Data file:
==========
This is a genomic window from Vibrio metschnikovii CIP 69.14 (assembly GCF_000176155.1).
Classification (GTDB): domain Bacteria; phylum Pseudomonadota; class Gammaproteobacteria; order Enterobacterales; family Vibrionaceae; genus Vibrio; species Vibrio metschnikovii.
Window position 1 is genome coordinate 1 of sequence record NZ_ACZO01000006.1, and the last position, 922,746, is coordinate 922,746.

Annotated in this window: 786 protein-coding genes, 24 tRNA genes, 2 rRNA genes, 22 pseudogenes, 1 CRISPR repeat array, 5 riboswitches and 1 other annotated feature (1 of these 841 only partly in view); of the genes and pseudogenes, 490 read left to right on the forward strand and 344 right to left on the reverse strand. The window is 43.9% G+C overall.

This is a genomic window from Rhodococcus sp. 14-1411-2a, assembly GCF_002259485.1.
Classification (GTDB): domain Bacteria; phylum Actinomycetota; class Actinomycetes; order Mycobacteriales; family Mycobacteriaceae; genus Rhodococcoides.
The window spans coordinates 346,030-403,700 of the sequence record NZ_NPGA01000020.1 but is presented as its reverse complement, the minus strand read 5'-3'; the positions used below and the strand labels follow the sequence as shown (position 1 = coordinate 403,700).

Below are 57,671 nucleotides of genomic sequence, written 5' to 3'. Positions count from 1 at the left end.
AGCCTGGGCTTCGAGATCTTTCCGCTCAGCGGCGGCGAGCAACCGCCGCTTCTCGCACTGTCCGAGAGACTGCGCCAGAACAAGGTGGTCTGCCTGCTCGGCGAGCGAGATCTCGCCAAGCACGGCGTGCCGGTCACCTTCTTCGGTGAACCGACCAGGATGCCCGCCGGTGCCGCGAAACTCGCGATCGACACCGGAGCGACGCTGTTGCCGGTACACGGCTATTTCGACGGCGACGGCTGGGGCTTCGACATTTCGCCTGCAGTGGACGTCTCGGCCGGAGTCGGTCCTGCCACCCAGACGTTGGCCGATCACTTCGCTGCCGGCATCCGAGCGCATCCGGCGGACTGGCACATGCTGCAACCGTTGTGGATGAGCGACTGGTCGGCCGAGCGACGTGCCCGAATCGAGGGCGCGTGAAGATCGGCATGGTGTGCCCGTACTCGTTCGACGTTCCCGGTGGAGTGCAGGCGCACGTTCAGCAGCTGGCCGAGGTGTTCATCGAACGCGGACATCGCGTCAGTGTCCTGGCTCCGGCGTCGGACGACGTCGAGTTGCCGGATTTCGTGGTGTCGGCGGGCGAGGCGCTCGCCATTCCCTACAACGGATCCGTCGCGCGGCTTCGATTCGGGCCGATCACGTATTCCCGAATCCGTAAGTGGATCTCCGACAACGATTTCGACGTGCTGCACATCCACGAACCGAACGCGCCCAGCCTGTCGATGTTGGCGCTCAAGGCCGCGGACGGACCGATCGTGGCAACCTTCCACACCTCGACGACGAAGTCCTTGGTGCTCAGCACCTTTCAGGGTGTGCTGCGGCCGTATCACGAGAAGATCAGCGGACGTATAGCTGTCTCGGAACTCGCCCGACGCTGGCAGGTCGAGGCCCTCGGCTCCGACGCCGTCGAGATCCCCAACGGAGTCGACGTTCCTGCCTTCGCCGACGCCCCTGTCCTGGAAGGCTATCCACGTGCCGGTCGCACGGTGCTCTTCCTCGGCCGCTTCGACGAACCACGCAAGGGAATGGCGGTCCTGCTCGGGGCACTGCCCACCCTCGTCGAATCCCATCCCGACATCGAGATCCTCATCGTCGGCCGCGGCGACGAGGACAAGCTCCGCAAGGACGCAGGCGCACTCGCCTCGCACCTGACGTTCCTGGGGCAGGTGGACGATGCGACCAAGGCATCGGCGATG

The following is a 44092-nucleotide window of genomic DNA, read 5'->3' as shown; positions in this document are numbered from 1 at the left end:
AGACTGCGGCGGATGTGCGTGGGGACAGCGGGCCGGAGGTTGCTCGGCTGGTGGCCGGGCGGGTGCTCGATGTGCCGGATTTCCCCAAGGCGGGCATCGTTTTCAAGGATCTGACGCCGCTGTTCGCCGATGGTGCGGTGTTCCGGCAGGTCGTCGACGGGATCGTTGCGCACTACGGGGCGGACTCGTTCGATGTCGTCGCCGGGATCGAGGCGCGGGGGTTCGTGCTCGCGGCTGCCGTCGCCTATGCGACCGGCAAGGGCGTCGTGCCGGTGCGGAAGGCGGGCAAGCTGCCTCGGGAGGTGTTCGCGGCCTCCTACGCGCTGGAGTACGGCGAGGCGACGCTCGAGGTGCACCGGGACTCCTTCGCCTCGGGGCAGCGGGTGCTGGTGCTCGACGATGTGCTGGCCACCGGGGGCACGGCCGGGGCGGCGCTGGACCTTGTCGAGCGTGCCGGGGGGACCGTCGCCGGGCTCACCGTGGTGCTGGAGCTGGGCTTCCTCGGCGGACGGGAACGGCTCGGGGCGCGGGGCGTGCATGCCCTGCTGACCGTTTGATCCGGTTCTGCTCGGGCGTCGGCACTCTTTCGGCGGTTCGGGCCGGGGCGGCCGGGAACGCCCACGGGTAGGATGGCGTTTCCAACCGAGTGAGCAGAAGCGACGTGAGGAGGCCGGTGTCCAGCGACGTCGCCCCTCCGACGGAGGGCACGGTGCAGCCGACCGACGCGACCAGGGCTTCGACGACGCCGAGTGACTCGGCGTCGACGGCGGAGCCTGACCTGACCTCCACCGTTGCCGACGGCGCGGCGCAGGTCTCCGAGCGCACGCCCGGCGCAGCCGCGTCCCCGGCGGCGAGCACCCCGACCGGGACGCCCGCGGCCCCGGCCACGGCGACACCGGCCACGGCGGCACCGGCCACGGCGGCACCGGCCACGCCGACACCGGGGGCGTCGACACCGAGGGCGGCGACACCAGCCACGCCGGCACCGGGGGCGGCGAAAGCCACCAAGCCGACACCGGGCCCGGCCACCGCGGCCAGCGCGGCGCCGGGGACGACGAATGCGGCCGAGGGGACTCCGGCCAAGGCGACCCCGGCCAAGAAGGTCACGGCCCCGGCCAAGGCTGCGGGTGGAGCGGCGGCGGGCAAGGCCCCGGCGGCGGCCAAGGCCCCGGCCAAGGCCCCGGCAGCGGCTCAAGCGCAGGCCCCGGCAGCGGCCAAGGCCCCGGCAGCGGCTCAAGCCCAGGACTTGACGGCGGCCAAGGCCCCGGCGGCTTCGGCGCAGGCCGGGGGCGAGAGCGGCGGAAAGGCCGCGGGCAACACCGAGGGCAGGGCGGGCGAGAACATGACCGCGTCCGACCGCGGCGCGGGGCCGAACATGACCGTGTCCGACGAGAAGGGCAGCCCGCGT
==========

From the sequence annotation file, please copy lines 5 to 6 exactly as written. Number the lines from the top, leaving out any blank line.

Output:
This is a genomic window from Rhodococcus sp. 14-1411-2a, assembly GCF_002259485.1.
Classification (GTDB): domain Bacteria; phylum Actinomycetota; class Actinomycetes; order Mycobacteriales; family Mycobacteriaceae; genus Rhodococcoides.